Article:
Nick Hornby published ’31 Songs’ in 2003, hot on the heels of previous works including ‘Fever Pitch’, ‘Hi-Fidelity’, ‘About a boy’ and ‘How to be good’.
And the 31 songs are…
- Your love is the place where I come from – Teenage Fanclub
- Thunder Road – Bruce Springsteen
- I’m like a bird – Nelly Furtado
- Heartbreaker – Led Zeppelin
- One Man Guy – Rufus Wainwright
- Samba Pa Ti – Santana
- Mama you been on my mind – Rod Stewart
- Can you please crawl out your window – Bob Dylan
- Rain – The Beatles
- You had time – Ani DiFrance
- I’ve had it – Aimee Mann
- Born for me – Paul Westerberg
- Frankie Teardrop – Suicide
- Ain’t that enough – Teenage Fanclub
- First I look at the purse – The J Geils Band
- Smoke – Ben Folds Five
- A Minor Incident – Badly Drawn Boy
- Glorybound – The Bible
- Caravan – Van Morrison
- So I’ll run – Butch Hancock & Marce LaCouture
- Puff the Magic Dragon – Gregory Isaacs
- Reasons to be Cheerful Part III – Ian Dury & the Blockheads
- The Calvary Cross – Richard & Linda Thompson
- Late for the sky – Jackson Browne
- Hey Self Defeater – Mark Mulcahy
- Needle in a Haystack – The Velvelettes
- Let’s straighten it out – O V Wright
- Royksopp’s Night Out – Royksopp
- Frontier Psychiatrist – The Avalanches
- No fun/push it – Soulwax, and
- Pissing in a river – The Patti Smith Group
I have quite a lot of material about the life and work of Jimi Hendrix – most of the albums, one single, some memorabilia and quite a lot of written material. This is one of my favourites.
Published by Atria Books in 2007 “Jimi Hendrix: An illustrated experience” is a truly interactive experience, featuring reproductions of drawings from Jimi’s childhood, his rare handwritten song lyrics and never-before-seen archival photographs. The book also includes a 70-minute audio CD with interviews and commercially unreleased recordings of some live performances in 1968 and 1969. Co-written by Janie Hendrix (Jimi’s sister) and John McDermott, the book benefits from exclusive access to private family archives, combining to reveal a rare insight into the life of such an influential rock icon.
Posted: August 26, 2014 in Classic, Music Press
Tags: album, greatest, rock
Classic Rock started in July 1998 and has recently published it’s 200th issue. It now has a higher circulation world-wide than the New Musical Express (NME) which has been there since March 1952.
In issue 91 (April 2006) the ‘Classic Rock 100 Greatest British Rock albums ever’ list was published. Voted for by Classic Rock staff and key people in the British Rock music industry, it’s still regarded as one of the definitive standards, despite the passing of eight more years since.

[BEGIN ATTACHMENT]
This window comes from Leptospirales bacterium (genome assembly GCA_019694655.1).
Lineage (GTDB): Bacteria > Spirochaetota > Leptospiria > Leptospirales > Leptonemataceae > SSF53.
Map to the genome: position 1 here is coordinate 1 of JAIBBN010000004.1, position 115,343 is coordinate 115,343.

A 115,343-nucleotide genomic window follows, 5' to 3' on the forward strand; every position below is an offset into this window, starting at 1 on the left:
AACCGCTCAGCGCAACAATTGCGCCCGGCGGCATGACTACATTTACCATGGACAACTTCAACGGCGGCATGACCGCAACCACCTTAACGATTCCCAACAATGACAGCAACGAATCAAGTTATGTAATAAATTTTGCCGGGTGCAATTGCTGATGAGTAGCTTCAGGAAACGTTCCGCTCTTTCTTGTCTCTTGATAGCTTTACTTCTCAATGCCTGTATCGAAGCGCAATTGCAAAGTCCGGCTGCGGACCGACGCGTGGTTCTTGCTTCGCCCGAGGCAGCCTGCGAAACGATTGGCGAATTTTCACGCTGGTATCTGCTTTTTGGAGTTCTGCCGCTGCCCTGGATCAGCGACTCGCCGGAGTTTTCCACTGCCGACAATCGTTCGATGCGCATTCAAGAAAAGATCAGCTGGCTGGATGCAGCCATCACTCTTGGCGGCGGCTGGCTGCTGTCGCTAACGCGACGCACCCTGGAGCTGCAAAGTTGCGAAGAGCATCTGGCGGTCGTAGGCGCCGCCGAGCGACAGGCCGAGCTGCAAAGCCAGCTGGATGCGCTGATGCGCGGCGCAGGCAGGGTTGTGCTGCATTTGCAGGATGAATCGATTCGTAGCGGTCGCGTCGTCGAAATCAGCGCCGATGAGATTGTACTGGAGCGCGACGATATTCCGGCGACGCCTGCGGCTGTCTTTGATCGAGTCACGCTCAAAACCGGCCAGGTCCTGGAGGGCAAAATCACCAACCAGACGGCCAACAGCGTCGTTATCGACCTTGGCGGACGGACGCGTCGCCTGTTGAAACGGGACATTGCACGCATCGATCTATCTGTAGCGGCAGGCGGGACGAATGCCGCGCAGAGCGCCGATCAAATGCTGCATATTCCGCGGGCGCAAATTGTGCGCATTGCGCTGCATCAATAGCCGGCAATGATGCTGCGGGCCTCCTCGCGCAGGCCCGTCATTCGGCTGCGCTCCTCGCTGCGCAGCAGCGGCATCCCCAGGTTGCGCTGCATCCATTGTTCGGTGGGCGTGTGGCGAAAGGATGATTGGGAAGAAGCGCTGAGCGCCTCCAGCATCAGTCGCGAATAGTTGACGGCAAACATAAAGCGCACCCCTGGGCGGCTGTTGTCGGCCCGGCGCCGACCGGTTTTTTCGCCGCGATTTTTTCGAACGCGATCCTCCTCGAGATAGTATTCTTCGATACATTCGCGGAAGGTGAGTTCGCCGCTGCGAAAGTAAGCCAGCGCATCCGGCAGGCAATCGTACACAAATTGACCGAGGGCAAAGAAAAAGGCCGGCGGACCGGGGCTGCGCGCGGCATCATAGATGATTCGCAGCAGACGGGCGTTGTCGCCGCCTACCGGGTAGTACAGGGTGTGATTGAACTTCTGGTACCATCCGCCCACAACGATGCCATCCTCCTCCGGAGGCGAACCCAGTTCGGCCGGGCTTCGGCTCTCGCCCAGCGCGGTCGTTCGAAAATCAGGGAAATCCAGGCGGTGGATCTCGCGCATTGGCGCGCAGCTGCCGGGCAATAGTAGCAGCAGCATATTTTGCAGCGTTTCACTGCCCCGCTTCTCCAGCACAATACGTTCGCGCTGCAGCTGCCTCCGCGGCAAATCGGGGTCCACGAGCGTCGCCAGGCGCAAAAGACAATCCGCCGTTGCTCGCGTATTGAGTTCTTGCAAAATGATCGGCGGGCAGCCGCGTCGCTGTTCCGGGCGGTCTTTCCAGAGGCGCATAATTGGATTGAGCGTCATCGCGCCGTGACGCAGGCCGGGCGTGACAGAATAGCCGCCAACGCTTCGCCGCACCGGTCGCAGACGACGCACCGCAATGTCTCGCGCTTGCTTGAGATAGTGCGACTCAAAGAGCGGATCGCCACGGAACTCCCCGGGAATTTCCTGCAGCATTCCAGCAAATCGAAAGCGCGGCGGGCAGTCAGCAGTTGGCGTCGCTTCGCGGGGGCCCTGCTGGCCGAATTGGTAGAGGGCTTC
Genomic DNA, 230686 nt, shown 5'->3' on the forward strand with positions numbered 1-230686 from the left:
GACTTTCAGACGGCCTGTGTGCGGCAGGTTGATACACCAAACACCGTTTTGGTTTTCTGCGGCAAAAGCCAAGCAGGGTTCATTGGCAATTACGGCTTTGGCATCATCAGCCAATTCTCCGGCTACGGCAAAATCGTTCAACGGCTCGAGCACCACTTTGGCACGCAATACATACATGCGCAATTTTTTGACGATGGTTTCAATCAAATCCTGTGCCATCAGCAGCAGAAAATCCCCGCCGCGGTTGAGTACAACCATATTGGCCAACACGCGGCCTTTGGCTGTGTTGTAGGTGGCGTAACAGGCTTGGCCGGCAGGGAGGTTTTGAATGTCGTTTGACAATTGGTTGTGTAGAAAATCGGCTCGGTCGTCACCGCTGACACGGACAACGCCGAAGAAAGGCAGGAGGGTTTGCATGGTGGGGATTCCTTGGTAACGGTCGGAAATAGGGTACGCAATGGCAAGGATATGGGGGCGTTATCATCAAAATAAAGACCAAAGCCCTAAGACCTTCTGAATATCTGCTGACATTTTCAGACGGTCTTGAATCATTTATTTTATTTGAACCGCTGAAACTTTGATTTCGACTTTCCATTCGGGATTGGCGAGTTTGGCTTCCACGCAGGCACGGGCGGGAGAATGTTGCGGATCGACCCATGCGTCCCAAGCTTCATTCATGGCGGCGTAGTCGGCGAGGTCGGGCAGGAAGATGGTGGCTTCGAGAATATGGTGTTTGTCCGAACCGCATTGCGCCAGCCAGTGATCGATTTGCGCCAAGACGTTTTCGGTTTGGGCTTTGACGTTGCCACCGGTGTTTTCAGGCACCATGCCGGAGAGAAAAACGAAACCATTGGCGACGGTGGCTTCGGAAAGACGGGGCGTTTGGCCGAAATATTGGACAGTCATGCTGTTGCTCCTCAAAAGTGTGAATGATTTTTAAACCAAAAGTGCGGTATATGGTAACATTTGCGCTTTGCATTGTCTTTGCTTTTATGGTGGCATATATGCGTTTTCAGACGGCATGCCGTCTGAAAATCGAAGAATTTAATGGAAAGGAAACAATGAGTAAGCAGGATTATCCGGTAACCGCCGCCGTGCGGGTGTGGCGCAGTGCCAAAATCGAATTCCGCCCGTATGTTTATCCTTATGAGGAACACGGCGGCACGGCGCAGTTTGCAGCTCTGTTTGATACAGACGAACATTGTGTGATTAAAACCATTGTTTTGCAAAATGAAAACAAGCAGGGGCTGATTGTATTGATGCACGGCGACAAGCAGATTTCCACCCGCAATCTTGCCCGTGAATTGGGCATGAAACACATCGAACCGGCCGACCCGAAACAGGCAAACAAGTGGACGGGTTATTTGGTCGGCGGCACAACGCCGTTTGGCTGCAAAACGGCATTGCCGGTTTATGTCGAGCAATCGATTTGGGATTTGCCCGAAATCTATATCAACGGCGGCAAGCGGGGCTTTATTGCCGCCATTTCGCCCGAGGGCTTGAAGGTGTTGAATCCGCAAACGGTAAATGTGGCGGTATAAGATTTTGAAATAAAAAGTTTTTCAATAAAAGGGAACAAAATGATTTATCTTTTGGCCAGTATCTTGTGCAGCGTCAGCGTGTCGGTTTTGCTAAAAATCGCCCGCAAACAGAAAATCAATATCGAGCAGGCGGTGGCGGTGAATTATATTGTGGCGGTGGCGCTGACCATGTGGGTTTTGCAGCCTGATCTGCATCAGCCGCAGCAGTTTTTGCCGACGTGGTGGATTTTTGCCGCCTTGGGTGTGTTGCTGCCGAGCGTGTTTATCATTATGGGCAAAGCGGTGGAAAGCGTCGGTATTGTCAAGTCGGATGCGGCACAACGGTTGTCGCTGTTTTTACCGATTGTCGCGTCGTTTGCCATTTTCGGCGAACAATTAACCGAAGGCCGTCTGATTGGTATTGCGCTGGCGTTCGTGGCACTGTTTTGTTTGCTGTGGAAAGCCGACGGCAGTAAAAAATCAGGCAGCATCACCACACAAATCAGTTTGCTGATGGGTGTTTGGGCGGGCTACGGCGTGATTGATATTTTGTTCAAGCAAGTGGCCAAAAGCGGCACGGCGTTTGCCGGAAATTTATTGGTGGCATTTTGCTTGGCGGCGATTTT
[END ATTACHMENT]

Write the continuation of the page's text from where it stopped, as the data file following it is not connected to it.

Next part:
I count myself very fortunate not only to have every issue of Classic Rock magazine itself, but also 60 of the top 100 British Rock albums. My Jem’s Music blog starts a new mini-series from today featuring tracks chosen from each of these 60.
The list was accompanied by free cover DVD – ‘The Making of the Greatest British Rock Albums’.This features live performances and interviews from 11 top British Acts, each of which feature in the top 100 albums together with four bonus live recordings
- Queen – Interview with the band about ‘Death on two legs’ from the 1975 album “A night at the Opera” (Number 17/100)
- Cream – Interview with the band about the ‘riff’ with live footage from the Royal Albert Hall of ‘Sunshine of you love’ taken from the 1967 album “Disraeli Gears” (Number 40/100)
- Motorhead – Interview with various people about ‘Ace of Spades’ from the 1980 album of the same name (Number 25/100)
- Pink Floyd – Interview with Roger Waters and David Gilmour about ‘Money’ with live footage of the guitar solo from the 1973 album ‘Dark side of the Moon” (Number 3/100)
- Judas Priest – Interview with the band about the making of ‘Living after Midnight’ from the 1980 album “British Steel” (Number 39/100)
- Iron Maiden – Live footage of ‘The Number of the Beast’ from the 1982 album of the same name (Number 15/100)